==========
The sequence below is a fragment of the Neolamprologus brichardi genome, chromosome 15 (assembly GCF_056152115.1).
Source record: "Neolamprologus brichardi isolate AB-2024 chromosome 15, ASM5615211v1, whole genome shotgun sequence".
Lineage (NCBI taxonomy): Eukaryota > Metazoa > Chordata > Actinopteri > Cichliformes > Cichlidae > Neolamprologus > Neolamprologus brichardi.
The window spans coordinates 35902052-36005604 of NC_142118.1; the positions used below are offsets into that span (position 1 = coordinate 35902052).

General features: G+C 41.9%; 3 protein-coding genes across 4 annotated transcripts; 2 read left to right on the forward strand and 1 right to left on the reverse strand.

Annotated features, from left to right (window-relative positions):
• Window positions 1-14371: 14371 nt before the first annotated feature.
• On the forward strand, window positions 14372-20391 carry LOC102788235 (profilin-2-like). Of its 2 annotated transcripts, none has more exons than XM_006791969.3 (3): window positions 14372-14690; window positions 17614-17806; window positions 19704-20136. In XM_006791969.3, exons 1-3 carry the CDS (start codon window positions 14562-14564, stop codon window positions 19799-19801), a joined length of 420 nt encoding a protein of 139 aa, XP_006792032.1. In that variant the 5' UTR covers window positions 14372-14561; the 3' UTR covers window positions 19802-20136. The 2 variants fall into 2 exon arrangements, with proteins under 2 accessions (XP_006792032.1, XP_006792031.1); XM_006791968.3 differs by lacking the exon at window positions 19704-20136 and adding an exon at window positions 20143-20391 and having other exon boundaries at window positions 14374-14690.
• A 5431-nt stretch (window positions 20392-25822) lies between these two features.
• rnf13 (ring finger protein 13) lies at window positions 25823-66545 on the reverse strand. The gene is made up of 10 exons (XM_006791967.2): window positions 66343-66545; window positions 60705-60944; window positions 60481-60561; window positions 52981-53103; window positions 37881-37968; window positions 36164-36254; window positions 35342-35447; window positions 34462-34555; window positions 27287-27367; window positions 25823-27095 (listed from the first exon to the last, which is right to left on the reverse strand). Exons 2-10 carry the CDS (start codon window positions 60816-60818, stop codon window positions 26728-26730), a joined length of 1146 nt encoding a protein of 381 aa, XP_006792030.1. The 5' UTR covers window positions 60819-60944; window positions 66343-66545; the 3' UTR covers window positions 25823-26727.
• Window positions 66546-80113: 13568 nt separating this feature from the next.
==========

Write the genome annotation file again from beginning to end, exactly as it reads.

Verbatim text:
The sequence below is a fragment of the Neolamprologus brichardi genome, chromosome 15 (assembly GCF_056152115.1).
Source record: "Neolamprologus brichardi isolate AB-2024 chromosome 15, ASM5615211v1, whole genome shotgun sequence".
Lineage (NCBI taxonomy): Eukaryota > Metazoa > Chordata > Actinopteri > Cichliformes > Cichlidae > Neolamprologus > Neolamprologus brichardi.
The window spans coordinates 35902052-36005604 of NC_142118.1; the positions used below are offsets into that span (position 1 = coordinate 35902052).

General features: G+C 41.9%; 3 protein-coding genes across 4 annotated transcripts; 2 read left to right on the forward strand and 1 right to left on the reverse strand.

Annotated features, from left to right (window-relative positions):
• Window positions 1-14371: 14371 nt before the first annotated feature.
• On the forward strand, window positions 14372-20391 carry LOC102788235 (profilin-2-like). Of its 2 annotated transcripts, none has more exons than XM_006791969.3 (3): window positions 14372-14690; window positions 17614-17806; window positions 19704-20136. In XM_006791969.3, exons 1-3 carry the CDS (start codon window positions 14562-14564, stop codon window positions 19799-19801), a joined length of 420 nt encoding a protein of 139 aa, XP_006792032.1. In that variant the 5' UTR covers window positions 14372-14561; the 3' UTR covers window positions 19802-20136. The 2 variants fall into 2 exon arrangements, with proteins under 2 accessions (XP_006792032.1, XP_006792031.1); XM_006791968.3 differs by lacking the exon at window positions 19704-20136 and adding an exon at window positions 20143-20391 and having other exon boundaries at window positions 14374-14690.
• A 5431-nt stretch (window positions 20392-25822) lies between these two features.
• rnf13 (ring finger protein 13) lies at window positions 25823-66545 on the reverse strand. The gene is made up of 10 exons (XM_006791967.2): window positions 66343-66545; window positions 60705-60944; window positions 60481-60561; window positions 52981-53103; window positions 37881-37968; window positions 36164-36254; window positions 35342-35447; window positions 34462-34555; window positions 27287-27367; window positions 25823-27095 (listed from the first exon to the last, which is right to left on the reverse strand). Exons 2-10 carry the CDS (start codon window positions 60816-60818, stop codon window positions 26728-26730), a joined length of 1146 nt encoding a protein of 381 aa, XP_006792030.1. The 5' UTR covers window positions 60819-60944; window positions 66343-66545; the 3' UTR covers window positions 25823-26727.
• Window positions 66546-80113: 13568 nt separating this feature from the next.